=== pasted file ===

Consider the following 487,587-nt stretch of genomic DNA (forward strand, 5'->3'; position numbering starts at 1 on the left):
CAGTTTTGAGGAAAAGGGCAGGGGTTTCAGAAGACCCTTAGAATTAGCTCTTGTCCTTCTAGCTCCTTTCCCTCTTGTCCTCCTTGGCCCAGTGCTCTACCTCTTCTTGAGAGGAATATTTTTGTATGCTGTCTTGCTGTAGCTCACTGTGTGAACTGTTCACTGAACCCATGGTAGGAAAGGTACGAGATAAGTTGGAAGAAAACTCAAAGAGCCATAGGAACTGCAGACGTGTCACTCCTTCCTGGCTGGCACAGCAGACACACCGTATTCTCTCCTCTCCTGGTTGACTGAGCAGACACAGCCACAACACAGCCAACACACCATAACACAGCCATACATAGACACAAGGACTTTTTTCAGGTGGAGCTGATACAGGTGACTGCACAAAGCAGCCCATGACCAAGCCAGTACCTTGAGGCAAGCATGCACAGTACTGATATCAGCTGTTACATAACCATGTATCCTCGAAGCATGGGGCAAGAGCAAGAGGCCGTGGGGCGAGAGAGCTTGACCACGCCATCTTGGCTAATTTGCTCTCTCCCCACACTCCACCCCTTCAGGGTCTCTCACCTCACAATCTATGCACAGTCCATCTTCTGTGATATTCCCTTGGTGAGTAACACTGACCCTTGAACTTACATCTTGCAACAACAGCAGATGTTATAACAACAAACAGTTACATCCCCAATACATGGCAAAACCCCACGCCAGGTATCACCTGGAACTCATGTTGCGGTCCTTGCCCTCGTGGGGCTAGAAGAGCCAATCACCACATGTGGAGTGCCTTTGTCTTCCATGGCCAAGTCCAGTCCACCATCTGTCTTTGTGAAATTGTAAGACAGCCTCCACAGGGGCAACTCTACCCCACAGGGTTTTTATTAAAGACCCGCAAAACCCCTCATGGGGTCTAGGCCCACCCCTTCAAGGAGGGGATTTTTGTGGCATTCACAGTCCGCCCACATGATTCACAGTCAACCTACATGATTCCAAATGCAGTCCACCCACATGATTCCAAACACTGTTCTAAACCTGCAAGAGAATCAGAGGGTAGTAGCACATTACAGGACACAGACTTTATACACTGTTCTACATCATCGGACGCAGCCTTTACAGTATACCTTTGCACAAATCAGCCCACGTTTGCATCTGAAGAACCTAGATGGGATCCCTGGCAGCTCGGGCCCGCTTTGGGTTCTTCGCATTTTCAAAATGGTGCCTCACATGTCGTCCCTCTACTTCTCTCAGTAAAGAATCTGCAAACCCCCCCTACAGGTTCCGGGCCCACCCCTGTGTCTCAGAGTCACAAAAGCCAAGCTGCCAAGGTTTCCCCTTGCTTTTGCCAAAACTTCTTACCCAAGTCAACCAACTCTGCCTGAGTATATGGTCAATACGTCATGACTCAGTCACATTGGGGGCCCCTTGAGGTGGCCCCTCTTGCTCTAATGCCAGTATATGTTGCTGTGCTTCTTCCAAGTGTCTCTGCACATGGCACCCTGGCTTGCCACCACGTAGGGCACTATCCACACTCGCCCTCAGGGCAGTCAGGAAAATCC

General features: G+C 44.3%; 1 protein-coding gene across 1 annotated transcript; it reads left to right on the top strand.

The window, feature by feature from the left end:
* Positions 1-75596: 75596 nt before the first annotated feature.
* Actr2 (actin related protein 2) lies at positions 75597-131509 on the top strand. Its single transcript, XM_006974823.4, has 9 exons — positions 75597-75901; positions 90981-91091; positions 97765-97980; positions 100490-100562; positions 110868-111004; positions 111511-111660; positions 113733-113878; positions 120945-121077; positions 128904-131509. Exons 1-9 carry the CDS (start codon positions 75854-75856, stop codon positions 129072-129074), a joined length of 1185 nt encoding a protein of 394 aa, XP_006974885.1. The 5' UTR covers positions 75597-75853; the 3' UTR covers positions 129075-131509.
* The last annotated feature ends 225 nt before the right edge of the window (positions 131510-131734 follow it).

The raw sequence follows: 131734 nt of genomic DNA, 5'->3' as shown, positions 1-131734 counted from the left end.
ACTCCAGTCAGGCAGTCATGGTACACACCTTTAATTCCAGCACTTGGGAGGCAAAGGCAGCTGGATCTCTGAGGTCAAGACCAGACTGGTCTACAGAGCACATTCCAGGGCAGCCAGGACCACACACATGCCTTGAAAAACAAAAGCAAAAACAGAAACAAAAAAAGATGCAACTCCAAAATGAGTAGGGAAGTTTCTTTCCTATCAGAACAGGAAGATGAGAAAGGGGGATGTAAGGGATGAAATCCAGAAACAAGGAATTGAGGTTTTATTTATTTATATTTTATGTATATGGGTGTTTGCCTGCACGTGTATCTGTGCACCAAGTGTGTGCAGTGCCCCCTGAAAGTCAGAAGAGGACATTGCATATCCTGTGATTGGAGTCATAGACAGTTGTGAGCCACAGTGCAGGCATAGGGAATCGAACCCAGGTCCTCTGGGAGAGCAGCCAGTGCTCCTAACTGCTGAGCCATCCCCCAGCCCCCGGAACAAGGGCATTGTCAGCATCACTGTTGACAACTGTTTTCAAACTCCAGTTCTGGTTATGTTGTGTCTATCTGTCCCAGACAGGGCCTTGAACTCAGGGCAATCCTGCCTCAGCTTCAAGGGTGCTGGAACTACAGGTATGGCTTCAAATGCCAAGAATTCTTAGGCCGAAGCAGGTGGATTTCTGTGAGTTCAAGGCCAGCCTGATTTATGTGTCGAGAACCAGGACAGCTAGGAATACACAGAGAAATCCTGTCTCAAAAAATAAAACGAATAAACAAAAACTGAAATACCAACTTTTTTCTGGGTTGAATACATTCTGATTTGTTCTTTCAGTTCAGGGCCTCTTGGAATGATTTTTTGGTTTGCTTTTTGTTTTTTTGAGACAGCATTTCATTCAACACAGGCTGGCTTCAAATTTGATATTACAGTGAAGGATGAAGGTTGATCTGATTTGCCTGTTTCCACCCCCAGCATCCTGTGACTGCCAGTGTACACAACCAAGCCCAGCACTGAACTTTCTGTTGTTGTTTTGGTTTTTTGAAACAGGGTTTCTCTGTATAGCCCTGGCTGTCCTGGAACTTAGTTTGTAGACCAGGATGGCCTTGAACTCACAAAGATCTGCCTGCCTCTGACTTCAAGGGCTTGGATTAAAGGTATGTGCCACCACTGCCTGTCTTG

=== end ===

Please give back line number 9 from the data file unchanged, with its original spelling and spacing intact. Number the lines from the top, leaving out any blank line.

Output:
ACTCCAGTCAGGCAGTCATGGTACACACCTTTAATTCCAGCACTTGGGAGGCAAAGGCAGCTGGATCTCTGAGGTCAAGACCAGACTGGTCTACAGAGCACATTCCAGGGCAGCCAGGACCACACACATGCCTTGAAAAACAAAAGCAAAAACAGAAACAAAAAAAGATGCAACTCCAAAATGAGTAGGGAAGTTTCTTTCCTATCAGAACAGGAAGATGAGAAAGGGGGATGTAAGGGATGAAATCCAGAAACAAGGAATTGAGGTTTTATTTATTTATATTTTATGTATATGGGTGTTTGCCTGCACGTGTATCTGTGCACCAAGTGTGTGCAGTGCCCCCTGAAAGTCAGAAGAGGACATTGCATATCCTGTGATTGGAGTCATAGACAGTTGTGAGCCACAGTGCAGGCATAGGGAATCGAACCCAGGTCCTCTGGGAGAGCAGCCAGTGCTCCTAACTGCTGAGCCATCCCCCAGCCCCCGGAACAAGGGCATTGTCAGCATCACTGTTGACAACTGTTTTCAAACTCCAGTTCTGGTTATGTTGTGTCTATCTGTCCCAGACAGGGCCTTGAACTCAGGGCAATCCTGCCTCAGCTTCAAGGGTGCTGGAACTACAGGTATGGCTTCAAATGCCAAGAATTCTTAGGCCGAAGCAGGTGGATTTCTGTGAGTTCAAGGCCAGCCTGATTTATGTGTCGAGAACCAGGACAGCTAGGAATACACAGAGAAATCCTGTCTCAAAAAATAAAACGAATAAACAAAAACTGAAATACCAACTTTTTTCTGGGTTGAATACATTCTGATTTGTTCTTTCAGTTCAGGGCCTCTTGGAATGATTTTTTGGTTTGCTTTTTGTTTTTTTGAGACAGCATTTCATTCAACACAGGCTGGCTTCAAATTTGATATTACAGTGAAGGATGAAGGTTGATCTGATTTGCCTGTTTCCACCCCCAGCATCCTGTGACTGCCAGTGTACACAACCAAGCCCAGCACTGAACTTTCTGTTGTTGTTTTGGTTTTTTGAAACAGGGTTTCTCTGTATAGCCCTGGCTGTCCTGGAACTTAGTTTGTAGACCAGGATGGCCTTGAACTCACAAAGATCTGCCTGCCTCTGACTTCAAGGGCTTGGATTAAAGGTATGTGCCACCACTGCCTGTCTTG